Greenhouse Heating and Lighting

An unheated greenhouse is certainly better than none, but with extra heat and light, your options are greater. You can start dormant plants into growth early, and give seeds and cuttings a head start, too.

The cost of heating and lighting a greenhouse may seem off-putting at first, but modern, energy-saving technology means that nothing need be wasted, and even a little extra heat and light go a long way. Also, you don’t have to heat the whole greenhouse. Merely heating a small area will provide the conditions for growing a few chosen plants.

How much heat?

Most people heat their greenhouses from autumn to spring, and rely on the sun’s warmth the rest of the year. A ‘cool’ greenhouse, kept at a minimum of 45°C (40°F), is economical, can produce flowering plants year round, and is safe for overwintering Fuchsias, Pelargoniums and other nearly hardy patio plants. An ‘intermediate’ greenhouse, with a minimum of 10°C (50°F), is fine for semitropical plants. In a ‘warm’ house, at 15°C (60°F), and a ‘stove’ house, at 21°C (70°F), tropical plants can flourish, but it costs twice as much to heat a greenhouse to 10°C (50°F) as 45°C (40°F), even more in the higher ranges! You can divide a large greenhouse with a sliding glass partition, and keep each area at a different temperature.

Types of heating

There are four main types of heating. Before deciding, consider installation and running costs, availability, safety and the amount of attention needed. The manufacturer or supplier will calculate the exact size of the heater you need, on the basis of the size and construction materials of your greenhouse, the lowest winter temperature expected outside and the minimum temperature required inside.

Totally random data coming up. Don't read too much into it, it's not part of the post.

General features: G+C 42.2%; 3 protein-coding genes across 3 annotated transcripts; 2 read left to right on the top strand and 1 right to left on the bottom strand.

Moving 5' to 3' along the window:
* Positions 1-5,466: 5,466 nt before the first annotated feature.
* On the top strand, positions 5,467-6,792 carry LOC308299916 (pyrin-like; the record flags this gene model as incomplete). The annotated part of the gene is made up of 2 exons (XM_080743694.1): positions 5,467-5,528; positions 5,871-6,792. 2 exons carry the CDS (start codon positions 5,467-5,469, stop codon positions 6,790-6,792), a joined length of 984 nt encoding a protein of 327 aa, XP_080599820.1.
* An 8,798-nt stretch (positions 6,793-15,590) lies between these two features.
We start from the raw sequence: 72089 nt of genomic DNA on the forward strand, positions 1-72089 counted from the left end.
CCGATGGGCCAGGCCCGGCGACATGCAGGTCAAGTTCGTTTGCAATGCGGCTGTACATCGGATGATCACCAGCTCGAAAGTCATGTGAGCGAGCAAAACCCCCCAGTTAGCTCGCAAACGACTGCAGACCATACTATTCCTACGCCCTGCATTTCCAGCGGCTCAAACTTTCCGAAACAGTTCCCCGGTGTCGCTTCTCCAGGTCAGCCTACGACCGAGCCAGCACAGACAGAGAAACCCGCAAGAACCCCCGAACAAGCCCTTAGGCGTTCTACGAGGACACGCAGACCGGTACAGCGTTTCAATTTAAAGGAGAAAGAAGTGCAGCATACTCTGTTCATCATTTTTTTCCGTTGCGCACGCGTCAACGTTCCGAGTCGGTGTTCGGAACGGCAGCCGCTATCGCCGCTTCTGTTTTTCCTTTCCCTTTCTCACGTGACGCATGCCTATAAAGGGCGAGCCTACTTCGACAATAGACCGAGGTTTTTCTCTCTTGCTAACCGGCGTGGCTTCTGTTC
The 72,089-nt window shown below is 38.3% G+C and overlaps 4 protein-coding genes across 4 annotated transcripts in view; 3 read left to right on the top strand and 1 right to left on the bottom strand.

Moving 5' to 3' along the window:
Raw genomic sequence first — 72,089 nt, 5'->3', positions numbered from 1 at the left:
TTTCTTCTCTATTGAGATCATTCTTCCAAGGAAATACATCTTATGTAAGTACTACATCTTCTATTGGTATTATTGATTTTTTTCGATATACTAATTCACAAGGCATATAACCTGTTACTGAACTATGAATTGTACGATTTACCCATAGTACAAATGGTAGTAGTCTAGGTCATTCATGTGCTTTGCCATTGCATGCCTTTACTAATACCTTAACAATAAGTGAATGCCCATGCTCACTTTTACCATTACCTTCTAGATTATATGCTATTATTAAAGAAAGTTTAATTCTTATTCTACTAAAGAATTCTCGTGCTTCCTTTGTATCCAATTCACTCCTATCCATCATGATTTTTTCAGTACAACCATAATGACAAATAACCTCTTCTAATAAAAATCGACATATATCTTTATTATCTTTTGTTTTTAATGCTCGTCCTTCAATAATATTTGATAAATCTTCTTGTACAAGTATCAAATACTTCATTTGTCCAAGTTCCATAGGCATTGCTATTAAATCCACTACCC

Paraffin gives off heatparaffin-greenhouse-heater when the wick is lit. Paraffin is cheaper than electricity, and stoves come in many sizes, including inexpensive portable ones. Larger models can be connected to pipes or ducts, to distribute heat effectively. Some models have thermostat controls. Paraffin gives off carbon dioxide„ which benefits plants, and fumes, which can be unpleasant. (Blue flame burners give off less fumes than yellow flame burners.) Paraffin stoves need frequent attention, cleaning and wick trimming. They produce water vapour, which causes condensation, so ventilation is needed at all times. Small stoves can easily be knocked over so ensure that they are properly secure; lock the greenhouse if you are not in there.An electric heater for the greenhouse is expensive but very efficient and effective. Paraffin heaters are cheaper than electricity but ventilation is needed for the fumes.

Gas is either natural, or bottled butane or propane. All operate thermostatically controlled warm air cabinets, which send out heat from the top. Natural gas, if available, is cheaper than cylinders, but has to be professionally installed and piped to the greenhouse. Both give off carbon dioxide and need little attention, but condensation and fumes can be a problem.

Electricity is ideal, but also the most expensive. It is clean, needs no ventilation, and there are electric-greenhouse-heateraccurate timing and temperature control systems available. Electricity is most cost effective at low settings, up to 7°C (45°F). There are several types of electrically run heaters.